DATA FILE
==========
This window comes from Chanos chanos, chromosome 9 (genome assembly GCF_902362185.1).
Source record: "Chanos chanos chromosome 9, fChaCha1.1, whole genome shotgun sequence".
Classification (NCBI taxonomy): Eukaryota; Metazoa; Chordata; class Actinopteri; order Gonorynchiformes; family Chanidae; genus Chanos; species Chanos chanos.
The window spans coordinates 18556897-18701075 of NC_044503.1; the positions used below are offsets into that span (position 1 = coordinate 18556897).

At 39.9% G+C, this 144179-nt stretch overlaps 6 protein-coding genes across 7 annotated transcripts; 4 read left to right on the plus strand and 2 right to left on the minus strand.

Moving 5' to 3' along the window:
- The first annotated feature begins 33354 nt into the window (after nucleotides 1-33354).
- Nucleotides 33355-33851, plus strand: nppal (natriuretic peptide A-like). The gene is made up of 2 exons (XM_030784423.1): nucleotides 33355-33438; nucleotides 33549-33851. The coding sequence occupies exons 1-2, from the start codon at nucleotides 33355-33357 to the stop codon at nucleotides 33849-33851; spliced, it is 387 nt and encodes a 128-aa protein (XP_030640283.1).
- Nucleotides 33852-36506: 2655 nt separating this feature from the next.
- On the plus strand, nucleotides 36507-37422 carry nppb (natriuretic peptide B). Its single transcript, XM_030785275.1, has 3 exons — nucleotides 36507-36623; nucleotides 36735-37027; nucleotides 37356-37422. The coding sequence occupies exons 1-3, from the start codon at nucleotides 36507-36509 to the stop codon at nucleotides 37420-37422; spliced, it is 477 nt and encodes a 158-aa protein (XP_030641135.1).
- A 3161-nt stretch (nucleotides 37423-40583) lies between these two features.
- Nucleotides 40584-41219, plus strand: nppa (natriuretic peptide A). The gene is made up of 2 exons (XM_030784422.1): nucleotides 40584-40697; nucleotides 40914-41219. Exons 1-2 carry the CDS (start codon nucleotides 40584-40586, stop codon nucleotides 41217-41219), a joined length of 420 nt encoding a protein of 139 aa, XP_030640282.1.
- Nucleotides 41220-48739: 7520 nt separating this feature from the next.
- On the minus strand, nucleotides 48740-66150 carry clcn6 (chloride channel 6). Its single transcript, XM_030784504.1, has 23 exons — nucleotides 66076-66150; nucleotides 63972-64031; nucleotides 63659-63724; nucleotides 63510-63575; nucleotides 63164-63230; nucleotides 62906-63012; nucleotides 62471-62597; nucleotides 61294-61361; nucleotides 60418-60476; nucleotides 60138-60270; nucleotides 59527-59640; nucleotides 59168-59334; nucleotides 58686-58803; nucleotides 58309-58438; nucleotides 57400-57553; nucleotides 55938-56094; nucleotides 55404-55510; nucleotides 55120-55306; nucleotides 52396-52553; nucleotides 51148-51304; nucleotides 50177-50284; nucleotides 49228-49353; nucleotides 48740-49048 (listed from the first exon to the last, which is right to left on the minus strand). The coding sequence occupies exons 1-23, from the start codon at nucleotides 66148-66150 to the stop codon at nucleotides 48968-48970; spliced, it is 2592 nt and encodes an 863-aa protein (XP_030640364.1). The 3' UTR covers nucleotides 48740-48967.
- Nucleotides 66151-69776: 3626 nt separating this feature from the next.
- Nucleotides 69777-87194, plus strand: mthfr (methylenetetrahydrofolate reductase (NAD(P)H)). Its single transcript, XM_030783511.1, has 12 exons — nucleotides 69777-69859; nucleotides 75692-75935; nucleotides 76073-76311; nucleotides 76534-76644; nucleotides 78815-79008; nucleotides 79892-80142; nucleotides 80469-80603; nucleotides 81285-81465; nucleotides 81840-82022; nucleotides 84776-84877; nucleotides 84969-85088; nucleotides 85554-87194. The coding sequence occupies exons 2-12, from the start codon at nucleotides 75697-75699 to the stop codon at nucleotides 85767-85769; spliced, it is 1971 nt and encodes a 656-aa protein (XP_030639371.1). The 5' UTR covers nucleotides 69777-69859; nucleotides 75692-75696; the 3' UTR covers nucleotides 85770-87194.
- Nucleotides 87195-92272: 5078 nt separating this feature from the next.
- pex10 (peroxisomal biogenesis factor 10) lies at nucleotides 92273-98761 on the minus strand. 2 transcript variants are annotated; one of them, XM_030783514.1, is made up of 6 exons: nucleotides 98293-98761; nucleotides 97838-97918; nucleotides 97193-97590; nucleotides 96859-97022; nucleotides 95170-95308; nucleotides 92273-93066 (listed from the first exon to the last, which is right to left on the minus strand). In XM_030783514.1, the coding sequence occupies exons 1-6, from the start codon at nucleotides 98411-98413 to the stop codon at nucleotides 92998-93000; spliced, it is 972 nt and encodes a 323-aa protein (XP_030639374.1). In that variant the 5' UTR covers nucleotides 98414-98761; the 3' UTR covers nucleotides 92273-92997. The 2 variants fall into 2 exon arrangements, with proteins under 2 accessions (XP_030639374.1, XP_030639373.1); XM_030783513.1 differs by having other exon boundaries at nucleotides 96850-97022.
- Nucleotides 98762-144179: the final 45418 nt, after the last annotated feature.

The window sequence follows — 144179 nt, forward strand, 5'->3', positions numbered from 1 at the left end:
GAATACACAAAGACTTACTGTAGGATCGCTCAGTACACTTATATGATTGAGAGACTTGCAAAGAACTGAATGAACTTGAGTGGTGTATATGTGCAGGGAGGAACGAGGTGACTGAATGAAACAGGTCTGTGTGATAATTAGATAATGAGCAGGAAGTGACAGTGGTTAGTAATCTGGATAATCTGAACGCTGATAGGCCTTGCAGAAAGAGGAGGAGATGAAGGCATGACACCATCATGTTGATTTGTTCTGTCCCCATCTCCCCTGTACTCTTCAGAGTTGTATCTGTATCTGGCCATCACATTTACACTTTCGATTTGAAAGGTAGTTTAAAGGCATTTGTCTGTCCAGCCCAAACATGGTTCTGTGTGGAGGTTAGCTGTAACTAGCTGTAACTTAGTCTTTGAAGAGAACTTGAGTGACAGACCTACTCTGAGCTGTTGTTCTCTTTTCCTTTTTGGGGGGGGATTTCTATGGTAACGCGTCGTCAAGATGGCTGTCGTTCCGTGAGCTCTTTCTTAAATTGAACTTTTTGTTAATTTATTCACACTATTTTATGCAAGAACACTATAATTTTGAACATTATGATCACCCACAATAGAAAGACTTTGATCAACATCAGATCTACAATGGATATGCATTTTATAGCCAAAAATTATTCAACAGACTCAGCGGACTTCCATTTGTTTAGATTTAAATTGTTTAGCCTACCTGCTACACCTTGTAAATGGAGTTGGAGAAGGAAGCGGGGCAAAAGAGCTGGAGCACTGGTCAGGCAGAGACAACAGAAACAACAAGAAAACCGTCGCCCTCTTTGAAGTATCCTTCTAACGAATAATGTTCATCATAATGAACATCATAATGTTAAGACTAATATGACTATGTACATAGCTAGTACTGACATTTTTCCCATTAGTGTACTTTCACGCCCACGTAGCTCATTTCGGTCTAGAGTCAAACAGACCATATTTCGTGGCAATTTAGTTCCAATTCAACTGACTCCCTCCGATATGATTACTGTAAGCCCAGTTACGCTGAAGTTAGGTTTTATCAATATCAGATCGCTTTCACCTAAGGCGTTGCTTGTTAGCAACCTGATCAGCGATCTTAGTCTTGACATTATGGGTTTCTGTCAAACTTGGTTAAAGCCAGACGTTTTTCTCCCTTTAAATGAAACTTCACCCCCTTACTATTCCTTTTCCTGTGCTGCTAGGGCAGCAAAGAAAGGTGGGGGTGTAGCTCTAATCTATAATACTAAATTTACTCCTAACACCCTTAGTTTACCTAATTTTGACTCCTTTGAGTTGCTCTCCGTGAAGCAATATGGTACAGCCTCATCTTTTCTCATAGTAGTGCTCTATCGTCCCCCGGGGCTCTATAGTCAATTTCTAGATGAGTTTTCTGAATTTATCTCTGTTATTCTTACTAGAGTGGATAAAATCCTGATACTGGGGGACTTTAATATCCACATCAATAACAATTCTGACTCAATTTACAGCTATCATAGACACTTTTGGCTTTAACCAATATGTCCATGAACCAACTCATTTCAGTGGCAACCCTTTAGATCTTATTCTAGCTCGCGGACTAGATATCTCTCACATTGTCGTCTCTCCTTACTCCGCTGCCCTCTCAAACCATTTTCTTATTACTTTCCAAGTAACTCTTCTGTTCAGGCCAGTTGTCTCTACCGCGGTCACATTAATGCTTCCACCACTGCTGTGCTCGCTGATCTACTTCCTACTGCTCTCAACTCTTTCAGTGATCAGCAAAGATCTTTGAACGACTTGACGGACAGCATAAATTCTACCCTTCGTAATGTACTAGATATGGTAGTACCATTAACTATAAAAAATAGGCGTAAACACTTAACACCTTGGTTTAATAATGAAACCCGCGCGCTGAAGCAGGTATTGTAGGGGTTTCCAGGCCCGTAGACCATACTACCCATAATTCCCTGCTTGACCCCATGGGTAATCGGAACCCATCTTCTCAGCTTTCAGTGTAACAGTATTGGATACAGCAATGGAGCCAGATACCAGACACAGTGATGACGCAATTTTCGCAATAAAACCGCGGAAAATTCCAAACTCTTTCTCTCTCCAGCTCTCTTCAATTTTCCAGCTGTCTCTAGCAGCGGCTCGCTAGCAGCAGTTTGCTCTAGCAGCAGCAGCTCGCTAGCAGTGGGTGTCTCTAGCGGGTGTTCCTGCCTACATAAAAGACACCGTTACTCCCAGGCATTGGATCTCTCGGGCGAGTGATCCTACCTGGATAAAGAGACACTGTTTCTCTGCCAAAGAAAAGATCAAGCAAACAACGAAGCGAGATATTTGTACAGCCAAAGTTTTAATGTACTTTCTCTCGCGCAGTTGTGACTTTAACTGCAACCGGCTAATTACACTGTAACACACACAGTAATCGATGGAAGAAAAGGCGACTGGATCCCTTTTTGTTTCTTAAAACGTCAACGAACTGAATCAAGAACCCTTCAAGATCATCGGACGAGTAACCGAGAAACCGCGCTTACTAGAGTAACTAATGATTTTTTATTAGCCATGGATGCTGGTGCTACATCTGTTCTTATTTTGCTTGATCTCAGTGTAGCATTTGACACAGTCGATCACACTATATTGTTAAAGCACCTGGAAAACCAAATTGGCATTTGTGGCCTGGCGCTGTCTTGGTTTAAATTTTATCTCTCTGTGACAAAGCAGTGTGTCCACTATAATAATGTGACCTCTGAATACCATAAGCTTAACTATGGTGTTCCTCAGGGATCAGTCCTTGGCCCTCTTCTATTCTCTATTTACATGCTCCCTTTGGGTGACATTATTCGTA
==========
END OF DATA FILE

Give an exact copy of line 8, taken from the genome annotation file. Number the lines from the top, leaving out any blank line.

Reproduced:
- Nucleotides 33355-33851, plus strand: nppal (natriuretic peptide A-like). The gene is made up of 2 exons (XM_030784423.1): nucleotides 33355-33438; nucleotides 33549-33851. The coding sequence occupies exons 1-2, from the start codon at nucleotides 33355-33357 to the stop codon at nucleotides 33849-33851; spliced, it is 387 nt and encodes a 128-aa protein (XP_030640283.1).